McCarthy Demere, surgeon and lawyer, with his lovable Memphis twang, lingers in the memory of the pro-life movement for his wisdom and wit. We used to say of McCarthy that if he couldn’t save you as a surgeon, he’d write your will. He engaged his sardonic wit against the movement, already revving up forty years ago, for “assisted suicide” and “death with dignity.” McCarthy said that his notion of “death with dignity” was Fred Astaire, in white tie and tails, being shot in the middle of a pirouette.
Behind the joke, as ever, was a deeper point: The glowing term of “dignity” was falsely invoked if it were used to give cover to an act of killing that was wrongful. And yet that elementary point about the concept of “dignity” has eluded some accomplished writers, liberal and conservative. One friend, of large, liberal sympathies, has written a book devoted to the subject of “dignity,” and he finds that attribute anchored in human beings. He doesn’t quite say whether that dignity arises from the nature of “moral agents” who can reason about matters of right and wrong, and he certainly doesn’t credit, as the ground of his argument, Lincoln’s view that “nothing stamped with the Divine image and likeness was sent into the world to be. . .degraded, and imbruted.” The “dignity” attaches simply to human beings, and yet, for some reason it doesn’t attach to those human beings who happen to be in the womb.
That striking omission would call out for a justification: on what grounds would the mantle of “dignity” be removed from a whole class of human beings, with the result of removing them from the protections of the law?
But on the other side of the political spectrum, other friends of mine have found something of sinister portents in the term “dignity” because it has been invoked by Anthony Kennedy in a series of cases on homosexuality and same-sex marriage. Kennedy has persistently invoked the term “dignity” as part of the claim that the homosexual relation is constitutionally protected from reproach and adverse judgment. “Persons in a homosexual relationship may seek autonomy for these purposes,” he has written, and these “choices central to personal dignity and autonomy are central to the liberty protected by the Fourteenth Amendment.”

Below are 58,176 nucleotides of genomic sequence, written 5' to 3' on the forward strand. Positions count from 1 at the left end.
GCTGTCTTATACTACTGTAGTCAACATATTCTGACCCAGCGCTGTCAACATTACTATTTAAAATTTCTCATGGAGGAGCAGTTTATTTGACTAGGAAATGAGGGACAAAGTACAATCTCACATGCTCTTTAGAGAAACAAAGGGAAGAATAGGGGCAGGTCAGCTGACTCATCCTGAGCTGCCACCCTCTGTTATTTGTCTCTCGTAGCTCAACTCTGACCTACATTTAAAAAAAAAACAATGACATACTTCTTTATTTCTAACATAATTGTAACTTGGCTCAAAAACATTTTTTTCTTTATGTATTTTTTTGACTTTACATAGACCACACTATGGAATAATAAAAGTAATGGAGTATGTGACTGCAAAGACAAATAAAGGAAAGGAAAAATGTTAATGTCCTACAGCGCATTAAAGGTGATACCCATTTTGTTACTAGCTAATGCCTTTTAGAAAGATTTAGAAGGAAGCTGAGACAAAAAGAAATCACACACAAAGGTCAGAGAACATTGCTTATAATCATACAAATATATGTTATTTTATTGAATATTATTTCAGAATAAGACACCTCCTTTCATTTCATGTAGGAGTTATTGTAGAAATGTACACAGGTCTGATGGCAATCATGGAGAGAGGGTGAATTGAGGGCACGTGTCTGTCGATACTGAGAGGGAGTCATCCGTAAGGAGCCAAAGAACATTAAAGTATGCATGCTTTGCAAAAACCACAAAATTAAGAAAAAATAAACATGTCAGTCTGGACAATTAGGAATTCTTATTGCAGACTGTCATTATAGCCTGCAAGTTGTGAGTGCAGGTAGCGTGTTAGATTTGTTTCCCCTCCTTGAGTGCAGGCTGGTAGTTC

In a recent statement, some friends have rightly sought to summon opposition to Justice Kennedy’s opinion in the Obergefall case on same-sex marriage. But in their account of the grievous faults and dangers in that opinion they have expressed concern for “a new and ill-defined jurisprudence of identity and dignity.”
But let us assume for a moment that some judges begin to invoke John Paul II’s understanding of the “the human person” as the subject and object of the laws. To understand the nature of that human being, gifted with reason, with a soul that will not decompose with his body, is to understand why the law seeks to cast protections about that person for his life and his freedom. The Constitution mentions “persons,” but it doesn’t use that phrase “the human person.”
Would there be something that offends “textualists” if judges sought to bring out, in that term, the deeper moral dimensions of those persons that the Constitution would value and protect? Justice Harry Blackmun showed us what could be done with the term “person” as it was contained in the text. He found that the “persons” mentioned in the Constitution were people counted for voting, eligible to hold office, accused and convicted of crimes, extradited for crimes, and “held to Service or Labour in one State.”
From this catalogue, Blackmun drew the inference that “persons” must be post-natal! The term would not protect those humans in the womb. Once again, as with “dignity,” the term was employed without any moral reasoning to explain why, with the simple withholding of the term, a whole class of humans should be removed from the protections of the law.
The late Robert Bork stirred a wave of hostility because he expressed reservations about a right to “privacy.” The term wasn’t in the text of the Constitution, and yet it supplied a spurious ground for new rights of contraception and abortion. But as Bork understood, the Constitution presupposed claims of privacy at many points. For a liberal society respected a limit to the reach of public authority, recognizing implicitly a private realm. And that private realm could readily and rightly be penetrated when it becomes the site of criminal activity and outright murder.
Bork was concerned then with the misuse of the concept of privacy by liberal judges. In that case the problem was not that “privacy” was not mentioned in the Constitution, but that it was deployed mistakenly for wrongful ends. And yet, this is the problem that has ever plagued conservative jurisprudence: There is such fear of mistakes made in moral reasoning that conservatives would prefer to avoid moral reasoning altogether as something that smacks too much of – gasp! – “natural law.”
The corrective is apparently sola scriptura: stick to the text, in a mechanistic way, as though terms in the text could never be misused. With “marriage” the conservative justices complain that the term cannot be found in the Constitution; but on the substance and meaning of marriage, they have nothing to say. And one wonders: how long will it take, among seasoned lawyers, for these lessons to break through?